Every week we read about the flux that retail is experiencing. But whether consumers are shopping for new clothes in-store or online, the point is they’re still buying it.
However, with all the choices and all the distractions out there, making and maintaining a connection with consumers has become hyper important, and a lot of that has to do with the seamless connection that runs from a brick-and-mortar location to a shopper’s online experience.
Smartphones have changed the way we shop and the way we browse. Consumers used to walk into their favorite stores to see what the latest offerings were each season. If they wanted to save a few dollars, they’d wait until the middle or end of the season for a sale. Now consumers see what’s new from major and up-and-coming designers via social media. And they can shop the best price from their phones. It might be tempting to think price is the only thing—especially when Back-to-School and holiday ads scream about discounts—but the experts say think again.
“There’s actually some data emerging that says if you get past the consumer’s knee-jerk answer of ‘low price over all,’ you actually get to more interesting information,” says Paula Rosenblum, co-founder and managing partner at retail market intelligence firm RSR Research. “Successful brands have other attributes: convenience, clothing styles, something that makes the shopper identify as ‘this is me,’ a fun customer experience—and yes, the sense that you’re not getting ripped off price-wise.”
When purchasing new clothes, the top purchasing factor is fit (97 percent), followed by comfort (96 percent), and then price (93 percent), according to the Cotton Incorporated Lifestyle Monitor Survey. That explains why the large majority of consumers (75 percent) still prefer to purchase their apparel in a physical store. However, when it comes to browsing, consumers are equally split between browsing online or in-store (both 50 percent).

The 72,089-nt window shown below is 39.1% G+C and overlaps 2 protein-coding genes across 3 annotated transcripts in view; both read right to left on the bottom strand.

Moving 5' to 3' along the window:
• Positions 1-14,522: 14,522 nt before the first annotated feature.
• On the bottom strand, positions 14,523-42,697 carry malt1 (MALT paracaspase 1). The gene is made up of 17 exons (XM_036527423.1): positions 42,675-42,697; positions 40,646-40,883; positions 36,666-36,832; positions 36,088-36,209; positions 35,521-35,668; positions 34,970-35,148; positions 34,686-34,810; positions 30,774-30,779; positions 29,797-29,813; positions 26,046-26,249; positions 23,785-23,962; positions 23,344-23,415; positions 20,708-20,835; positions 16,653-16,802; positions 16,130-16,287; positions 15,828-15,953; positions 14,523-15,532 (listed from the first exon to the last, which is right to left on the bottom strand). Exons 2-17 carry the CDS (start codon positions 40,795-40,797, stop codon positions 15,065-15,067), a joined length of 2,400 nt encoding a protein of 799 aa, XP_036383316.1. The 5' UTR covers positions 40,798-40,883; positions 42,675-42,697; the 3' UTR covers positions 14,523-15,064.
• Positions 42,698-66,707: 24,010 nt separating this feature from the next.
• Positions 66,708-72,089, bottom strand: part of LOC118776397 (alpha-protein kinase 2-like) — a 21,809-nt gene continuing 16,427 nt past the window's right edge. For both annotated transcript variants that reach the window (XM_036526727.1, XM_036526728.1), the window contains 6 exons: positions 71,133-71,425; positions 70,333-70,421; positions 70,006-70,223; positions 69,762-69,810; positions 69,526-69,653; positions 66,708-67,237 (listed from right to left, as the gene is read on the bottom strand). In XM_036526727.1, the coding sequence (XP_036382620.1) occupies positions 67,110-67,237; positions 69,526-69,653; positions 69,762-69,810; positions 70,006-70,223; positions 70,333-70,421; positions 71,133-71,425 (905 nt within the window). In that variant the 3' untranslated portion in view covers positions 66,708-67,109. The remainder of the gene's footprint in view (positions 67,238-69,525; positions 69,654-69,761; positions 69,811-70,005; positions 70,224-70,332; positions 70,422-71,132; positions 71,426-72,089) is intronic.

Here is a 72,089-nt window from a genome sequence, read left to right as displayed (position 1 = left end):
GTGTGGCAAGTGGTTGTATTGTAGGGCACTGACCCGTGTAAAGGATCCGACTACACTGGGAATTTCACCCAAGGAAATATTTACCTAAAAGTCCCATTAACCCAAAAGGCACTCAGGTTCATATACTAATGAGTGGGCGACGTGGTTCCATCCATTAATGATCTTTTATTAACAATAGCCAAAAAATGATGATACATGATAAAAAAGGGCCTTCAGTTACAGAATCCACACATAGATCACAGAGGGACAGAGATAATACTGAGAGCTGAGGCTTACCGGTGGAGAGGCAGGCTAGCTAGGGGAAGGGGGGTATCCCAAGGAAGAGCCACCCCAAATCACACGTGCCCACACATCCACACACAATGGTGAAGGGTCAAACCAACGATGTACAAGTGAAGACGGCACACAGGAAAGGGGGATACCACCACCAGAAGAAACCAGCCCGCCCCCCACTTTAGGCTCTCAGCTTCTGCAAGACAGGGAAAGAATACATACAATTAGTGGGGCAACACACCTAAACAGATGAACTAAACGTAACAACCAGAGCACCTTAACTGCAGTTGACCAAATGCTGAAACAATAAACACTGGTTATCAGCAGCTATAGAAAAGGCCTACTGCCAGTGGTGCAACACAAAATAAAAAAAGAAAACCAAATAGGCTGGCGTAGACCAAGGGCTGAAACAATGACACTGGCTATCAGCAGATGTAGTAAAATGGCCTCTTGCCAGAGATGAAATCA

While the online/in-store experiences clearly differ, consumers would like to see some aspects of each platform brought to the other. For instance, online shoppers often get tripped up not knowing whether or not an item will actually fit. But in-store customers might well find checkout to be a “friction point,” especially at a large department store where it’s hard to even find an open register. And while online consumers will often find a reduction even if it’s through a third-party couponing site, in-store shoppers often feel they’re losing out if they don’t have a coupon.
Rosenblum points out that retailers have trained consumers to look for discounts and coupons. That’s led to more than half of all consumers (56 percent) saying they are less loyal to brands that do not offer sales, discounts and promotions, according to Monitor research. However, 70 percent say they would be more loyal to stores and brands that gave them the ability to customize their apparel. Another 63 percent said they would feel more loyal if the clothes were made of natural fiber such as cotton or wool. And 57 percent say they would feel more connected if a brand or store educated them on their products.
“When we’re talking about what retailers do well, we need to consider the value proposition,” says RetailNext’s Shelley Kohan, vice president of retail consulting. “Value is not money, but it encompasses convenience, money and time. So, you have to offer the products that consumers want at the price they want to pay, it has to be convenient to acquire and it can’t require a lot of time to purchase it. This is what makes it seamless.”